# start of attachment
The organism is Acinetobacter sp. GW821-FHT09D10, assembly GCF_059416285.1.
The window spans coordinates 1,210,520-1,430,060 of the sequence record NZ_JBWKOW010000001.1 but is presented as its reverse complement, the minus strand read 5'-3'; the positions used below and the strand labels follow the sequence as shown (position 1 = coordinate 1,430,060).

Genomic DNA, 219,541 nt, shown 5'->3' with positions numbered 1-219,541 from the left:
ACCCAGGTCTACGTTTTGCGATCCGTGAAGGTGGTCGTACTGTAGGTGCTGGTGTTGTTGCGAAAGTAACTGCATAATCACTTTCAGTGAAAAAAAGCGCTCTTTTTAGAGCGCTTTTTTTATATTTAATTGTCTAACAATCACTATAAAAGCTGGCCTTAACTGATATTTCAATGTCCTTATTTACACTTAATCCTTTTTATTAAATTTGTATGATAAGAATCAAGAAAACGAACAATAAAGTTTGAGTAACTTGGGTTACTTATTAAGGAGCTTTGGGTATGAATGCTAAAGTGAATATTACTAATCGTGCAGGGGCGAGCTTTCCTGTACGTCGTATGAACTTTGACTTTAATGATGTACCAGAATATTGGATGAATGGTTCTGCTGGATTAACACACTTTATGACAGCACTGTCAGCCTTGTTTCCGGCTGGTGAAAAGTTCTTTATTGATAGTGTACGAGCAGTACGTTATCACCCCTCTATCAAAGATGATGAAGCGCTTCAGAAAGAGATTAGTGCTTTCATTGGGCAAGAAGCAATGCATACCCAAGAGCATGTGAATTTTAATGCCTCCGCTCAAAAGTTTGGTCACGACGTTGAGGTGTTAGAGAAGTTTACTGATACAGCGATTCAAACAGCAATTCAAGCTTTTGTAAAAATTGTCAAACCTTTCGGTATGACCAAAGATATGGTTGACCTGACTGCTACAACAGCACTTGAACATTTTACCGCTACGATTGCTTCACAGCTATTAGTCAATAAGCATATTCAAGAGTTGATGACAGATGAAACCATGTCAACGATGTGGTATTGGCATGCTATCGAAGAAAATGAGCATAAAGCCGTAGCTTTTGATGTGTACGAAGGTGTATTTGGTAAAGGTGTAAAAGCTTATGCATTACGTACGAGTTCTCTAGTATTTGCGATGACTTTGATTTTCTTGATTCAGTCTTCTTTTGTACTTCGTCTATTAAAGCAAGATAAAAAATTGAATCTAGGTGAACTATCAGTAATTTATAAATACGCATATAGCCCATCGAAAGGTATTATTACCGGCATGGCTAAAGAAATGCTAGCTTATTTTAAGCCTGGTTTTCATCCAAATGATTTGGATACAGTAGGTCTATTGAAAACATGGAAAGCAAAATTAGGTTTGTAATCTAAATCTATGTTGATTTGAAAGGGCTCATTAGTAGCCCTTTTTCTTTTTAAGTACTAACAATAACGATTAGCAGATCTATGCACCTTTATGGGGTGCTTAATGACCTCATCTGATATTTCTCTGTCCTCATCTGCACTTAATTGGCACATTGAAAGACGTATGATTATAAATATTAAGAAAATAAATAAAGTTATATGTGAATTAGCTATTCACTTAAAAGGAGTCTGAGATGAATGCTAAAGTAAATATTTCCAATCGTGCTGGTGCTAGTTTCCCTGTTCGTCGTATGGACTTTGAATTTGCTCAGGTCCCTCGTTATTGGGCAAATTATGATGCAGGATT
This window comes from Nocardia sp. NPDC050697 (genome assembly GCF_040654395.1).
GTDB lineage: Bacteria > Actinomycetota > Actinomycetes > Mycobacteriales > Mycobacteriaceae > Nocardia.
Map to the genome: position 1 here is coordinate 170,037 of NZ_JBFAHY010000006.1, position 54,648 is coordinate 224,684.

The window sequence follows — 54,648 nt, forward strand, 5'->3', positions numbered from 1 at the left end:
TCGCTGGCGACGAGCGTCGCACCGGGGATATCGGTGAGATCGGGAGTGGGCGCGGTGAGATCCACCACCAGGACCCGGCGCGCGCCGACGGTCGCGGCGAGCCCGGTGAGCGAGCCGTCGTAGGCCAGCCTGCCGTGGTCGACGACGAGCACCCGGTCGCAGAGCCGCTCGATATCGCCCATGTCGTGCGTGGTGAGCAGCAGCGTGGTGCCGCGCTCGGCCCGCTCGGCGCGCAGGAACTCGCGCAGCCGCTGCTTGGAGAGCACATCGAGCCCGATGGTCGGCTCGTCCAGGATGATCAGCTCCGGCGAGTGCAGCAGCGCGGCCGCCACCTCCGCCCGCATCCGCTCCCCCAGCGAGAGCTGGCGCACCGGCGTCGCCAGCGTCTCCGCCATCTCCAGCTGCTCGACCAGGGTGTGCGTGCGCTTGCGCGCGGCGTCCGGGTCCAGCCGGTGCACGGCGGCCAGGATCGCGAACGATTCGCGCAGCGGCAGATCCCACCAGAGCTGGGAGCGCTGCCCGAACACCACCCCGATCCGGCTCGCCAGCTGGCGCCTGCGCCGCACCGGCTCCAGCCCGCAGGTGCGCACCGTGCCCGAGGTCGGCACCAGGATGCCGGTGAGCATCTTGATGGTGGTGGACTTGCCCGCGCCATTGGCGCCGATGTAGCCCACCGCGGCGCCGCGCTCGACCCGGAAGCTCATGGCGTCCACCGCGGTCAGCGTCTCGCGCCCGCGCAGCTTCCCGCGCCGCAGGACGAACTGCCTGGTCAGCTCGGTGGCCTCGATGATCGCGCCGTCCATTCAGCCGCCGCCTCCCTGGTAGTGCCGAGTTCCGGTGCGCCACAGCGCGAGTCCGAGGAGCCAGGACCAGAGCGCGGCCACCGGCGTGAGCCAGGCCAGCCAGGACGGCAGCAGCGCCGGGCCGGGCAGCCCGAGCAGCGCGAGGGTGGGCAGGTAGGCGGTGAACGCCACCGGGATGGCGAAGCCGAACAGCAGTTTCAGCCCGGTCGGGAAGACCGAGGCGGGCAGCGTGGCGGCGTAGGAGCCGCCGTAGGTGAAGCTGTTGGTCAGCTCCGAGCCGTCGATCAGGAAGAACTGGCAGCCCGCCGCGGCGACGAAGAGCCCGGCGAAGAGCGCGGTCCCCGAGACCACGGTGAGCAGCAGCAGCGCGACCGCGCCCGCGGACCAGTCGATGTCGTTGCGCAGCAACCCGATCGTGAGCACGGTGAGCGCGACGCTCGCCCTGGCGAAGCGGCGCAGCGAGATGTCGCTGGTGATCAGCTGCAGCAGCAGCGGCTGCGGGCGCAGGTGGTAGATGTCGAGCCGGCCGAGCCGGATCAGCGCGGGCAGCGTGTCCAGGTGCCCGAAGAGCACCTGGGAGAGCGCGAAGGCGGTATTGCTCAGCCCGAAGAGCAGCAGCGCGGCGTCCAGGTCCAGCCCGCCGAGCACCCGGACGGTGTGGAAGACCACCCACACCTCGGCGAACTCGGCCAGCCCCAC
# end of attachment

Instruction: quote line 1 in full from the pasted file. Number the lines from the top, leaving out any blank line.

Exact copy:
The organism is Acinetobacter sp. GW821-FHT09D10, assembly GCF_059416285.1.